Bob Dylan’s Sexual Abuse Allegations Contested by Scholars
A lawsuit filed against Bob Dylan earlier this week alleged that the musician sexually abused a 12-year-old girl in 1965. But Dylan scholars have contested the accusations levied in the suit, noting that the time and place of the allegations don’t square with Dylan’s touring schedule at the time.
The suit claims that Dylan “befriended and established an emotional connection with the plaintiff,” referred to as "J.C." in court documents, over a “six-week period between April and May of 1965.” It further alleges that Dylan sexually abused J.C., supplied her with drugs and alcohol, and threatened her with physical violence, all of which left her “emotionally scarred and psychologically damaged to this day.”
The crimes detailed in the suit allegedly took place in New York's Chelsea Hotel in April and May. But Dylan was overseas for the majority of May, playing close to a dozen dates in England, which are detailed on setlist.fm. He also toured the West Coast in April, playing shows in Berkeley, Calif. (April 3); Vancouver, British Columbia (April 9); Portland, Ore. (April 23); and Seattle (April 30). Swedish researcher Olof Bjorner, who has rigorously documented Dylan's live performances and recording sessions, has also accounted for these shows on his website.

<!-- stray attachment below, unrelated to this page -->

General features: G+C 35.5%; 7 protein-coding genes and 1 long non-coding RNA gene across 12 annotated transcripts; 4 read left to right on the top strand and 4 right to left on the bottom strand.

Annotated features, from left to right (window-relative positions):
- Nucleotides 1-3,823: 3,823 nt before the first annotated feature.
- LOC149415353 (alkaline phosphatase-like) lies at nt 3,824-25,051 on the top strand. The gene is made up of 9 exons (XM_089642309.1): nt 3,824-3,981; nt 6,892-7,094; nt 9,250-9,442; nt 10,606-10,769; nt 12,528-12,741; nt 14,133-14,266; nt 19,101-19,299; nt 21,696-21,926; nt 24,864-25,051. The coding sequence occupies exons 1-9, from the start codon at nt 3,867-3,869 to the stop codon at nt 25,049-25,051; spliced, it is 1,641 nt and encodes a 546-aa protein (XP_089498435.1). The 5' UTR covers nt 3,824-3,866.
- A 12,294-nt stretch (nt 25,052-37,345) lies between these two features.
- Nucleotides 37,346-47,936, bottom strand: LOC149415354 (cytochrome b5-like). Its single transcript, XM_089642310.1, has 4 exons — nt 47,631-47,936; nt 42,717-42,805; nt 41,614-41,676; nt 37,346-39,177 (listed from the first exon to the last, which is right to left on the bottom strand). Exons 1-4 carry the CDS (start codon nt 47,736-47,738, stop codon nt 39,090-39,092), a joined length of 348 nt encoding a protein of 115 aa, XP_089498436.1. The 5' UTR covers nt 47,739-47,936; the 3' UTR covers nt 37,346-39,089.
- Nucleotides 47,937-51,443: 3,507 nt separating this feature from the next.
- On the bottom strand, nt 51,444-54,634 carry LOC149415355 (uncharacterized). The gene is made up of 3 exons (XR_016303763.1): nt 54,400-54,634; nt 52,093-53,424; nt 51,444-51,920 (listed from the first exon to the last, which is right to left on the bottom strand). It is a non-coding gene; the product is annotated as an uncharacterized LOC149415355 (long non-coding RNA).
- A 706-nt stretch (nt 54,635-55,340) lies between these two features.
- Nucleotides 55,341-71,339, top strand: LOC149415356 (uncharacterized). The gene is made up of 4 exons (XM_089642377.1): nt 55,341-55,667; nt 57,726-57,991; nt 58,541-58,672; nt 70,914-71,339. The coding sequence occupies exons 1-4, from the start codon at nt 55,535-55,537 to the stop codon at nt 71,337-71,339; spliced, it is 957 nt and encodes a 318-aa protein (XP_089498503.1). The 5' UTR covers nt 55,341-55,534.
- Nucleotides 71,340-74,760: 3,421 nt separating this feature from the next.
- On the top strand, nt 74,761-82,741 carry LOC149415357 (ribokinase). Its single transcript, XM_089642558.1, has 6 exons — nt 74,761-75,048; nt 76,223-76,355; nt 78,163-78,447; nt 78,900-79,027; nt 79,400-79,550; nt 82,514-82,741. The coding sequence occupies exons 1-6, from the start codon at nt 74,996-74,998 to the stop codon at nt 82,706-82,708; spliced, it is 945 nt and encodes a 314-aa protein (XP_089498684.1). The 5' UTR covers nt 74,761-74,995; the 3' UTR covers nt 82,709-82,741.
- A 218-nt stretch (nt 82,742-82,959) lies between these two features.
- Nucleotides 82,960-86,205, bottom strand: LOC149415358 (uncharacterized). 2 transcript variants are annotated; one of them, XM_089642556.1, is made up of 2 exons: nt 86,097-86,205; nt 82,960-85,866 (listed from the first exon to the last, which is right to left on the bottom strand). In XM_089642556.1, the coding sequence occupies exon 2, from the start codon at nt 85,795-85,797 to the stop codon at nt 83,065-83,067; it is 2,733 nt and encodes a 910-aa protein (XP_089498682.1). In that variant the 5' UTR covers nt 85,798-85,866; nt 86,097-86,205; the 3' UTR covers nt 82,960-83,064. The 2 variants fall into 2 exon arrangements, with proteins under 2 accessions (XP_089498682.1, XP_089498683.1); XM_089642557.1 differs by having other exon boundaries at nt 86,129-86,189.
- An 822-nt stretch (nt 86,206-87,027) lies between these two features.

On April 25, Dylan flew from Seattle to the U.K. to begin his Don’t Look Back tour, Rolling Stone reports. Upon arrival in England, he gave a press conference at the airport, which documentary filmmaker D.A. Pennebaker captured in his 1967 film Don’t Look Back. The footage is available on YouTube.
Dylan’s U.K. tour ran from April 30 to May 10, after which he flew to Portugal with future wife Sara Lownds, according to a Twitter thread by professor and Dylan scholar Anne Margaret Daniel. Dylan then returned to London on May 23, one day before his 24th birthday, at which point he was hospitalized for an illness.
These engagements left only a brief window in mid-April during which Dylan could have been in New York. Clinton Heylin, author of The Double Life of Bob Dylan: A Restless, Hungry Feeling (1941-1966) and a Dylan scholar, told Rolling Stone, “If Dylan was in New York in mid-April, it was for no more than a day or two.”
Heylin added that Dylan spent most of his time in Woodstock, roughly 100 miles north of New York City, when not touring, and when he was in New York City, he stayed at his manager’s apartment in Gramercy, not the Chelsea. “It is almost impossible to find one week — let alone six — that spring when Dylan could have been staying at the Chelsea Hotel,” Heylin told Rolling Stone.
A spokesperson for Dylan told USA Today that the allegations against him were "untrue and will be vigorously defended." Peter J. Gleason, one of the attorneys who represents J.C., told Rolling Stone, “The complaint speaks for itself, and our allegations shall be proven in the appropriate venue: a court of law.”